The judiciary system is deemed independent and coequal to the legislative and executive powers. The judges are appointed by the National Council of Magistrates, and their performance is supervised by the Office of Judicial Control.

Regulation of lobbying


Is lobbying self-regulated by the industry, or is it regulated by the government, legislature or an independent regulator? What are the regulator’s powers?

Lobbying is regulated by the government through the Lobby Law published on 23 June 2003 and its Regulations published on 20 December 2018.

Originally, the entity in charge of supervising the correct registration and control of the lobbyists was the National Superintendence of Public Registries (SUNARP), based on the provisions of the Lobby Law, however, in 2017 this law was modified by Legislative Decree No. 1,353 published on 7 January 2017. In this regard, Title IV - Public Registry of Interest Management, where the control functions were established, was abrogated.

Currently, the Lobby Law establishes that each public entity must keep a record of electronic visits in which information is recorded about people who attend meetings or hearings with a public official. This information must be published on the website of each entity in a clear and complete manner.

Likewise, public officials, such as the President, first and second Vice Presidents, members of Congress, ministers, vice ministers, regional presidents and mayors, who detect an action of interest management by a person who has not been consigned in the registry of visits, have a duty to register the omission.


Is there a definition or other guidance as to what constitutes lobbying?

The definition of lobbying is provided in article 3 of the Lobby Law, which establishes the management of interests as a legal activity through which natural or legal persons, national or foreign, transparently promote their points of view in the political decision-making process, in order to guide such decision in the direction they desire.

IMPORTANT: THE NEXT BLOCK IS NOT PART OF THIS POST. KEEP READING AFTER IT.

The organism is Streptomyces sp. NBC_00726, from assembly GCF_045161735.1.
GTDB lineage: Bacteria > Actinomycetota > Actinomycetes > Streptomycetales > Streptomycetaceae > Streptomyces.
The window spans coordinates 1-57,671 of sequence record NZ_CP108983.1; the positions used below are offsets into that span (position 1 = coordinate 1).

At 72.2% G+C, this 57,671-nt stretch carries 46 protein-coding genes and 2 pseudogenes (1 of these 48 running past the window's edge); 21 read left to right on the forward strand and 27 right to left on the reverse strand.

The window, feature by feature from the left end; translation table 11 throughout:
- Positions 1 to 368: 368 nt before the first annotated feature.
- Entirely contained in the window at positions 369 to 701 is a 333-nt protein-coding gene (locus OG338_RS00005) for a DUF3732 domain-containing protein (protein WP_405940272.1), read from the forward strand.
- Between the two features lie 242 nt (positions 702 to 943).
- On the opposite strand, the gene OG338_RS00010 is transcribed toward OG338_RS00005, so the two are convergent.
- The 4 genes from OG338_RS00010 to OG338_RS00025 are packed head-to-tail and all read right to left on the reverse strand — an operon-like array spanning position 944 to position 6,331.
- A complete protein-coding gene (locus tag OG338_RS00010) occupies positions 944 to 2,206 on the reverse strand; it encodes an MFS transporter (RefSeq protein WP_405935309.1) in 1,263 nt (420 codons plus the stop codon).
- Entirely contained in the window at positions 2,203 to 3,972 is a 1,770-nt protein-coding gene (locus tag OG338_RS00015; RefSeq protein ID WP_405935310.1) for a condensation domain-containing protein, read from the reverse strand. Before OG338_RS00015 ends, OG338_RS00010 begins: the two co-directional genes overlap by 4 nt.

Registration and other disclosure

Is there voluntary or mandatory registration of lobbyists? How else is lobbying disclosed?

Originally the registration of lobbyists was mandatory, according to the Lobby Law. However, in 2017, the law was modified by Legislative Decree No. 1,353, published on 7 January 2017.

Title IV - Public Registry of Interest Management, in which it was established that in order to exercise interest management acts, professional managers should be registered in the Public Registry of Interest Management, was abrogated.

Evidently, the purpose of registering the lobbyists was to maintain transparency in the decision-making processes of the public administration in order to avoid acts of corruption.

At present, there is no rule that requires a lobbyist to identify him or herself as such, resulting in a voluntary act based on transparency in the management of interests in public administration. However, each public entity must keep a record of electronic visits in which information is recorded about people who attend meetings or hearings with a public official.

Activities subject to disclosure or registration

What communications must be disclosed or registered?

According to the Lobby Law, public entities must keep a record of electronic visits in which information is recorded about people who attend meetings or hearings with a public official. This information must be published on the website of each entity in a clear and complete manner. This registration includes both oral and written communications. Finally, the level of the official in the hierarchy does not have a bearing on the duty to disclose communications.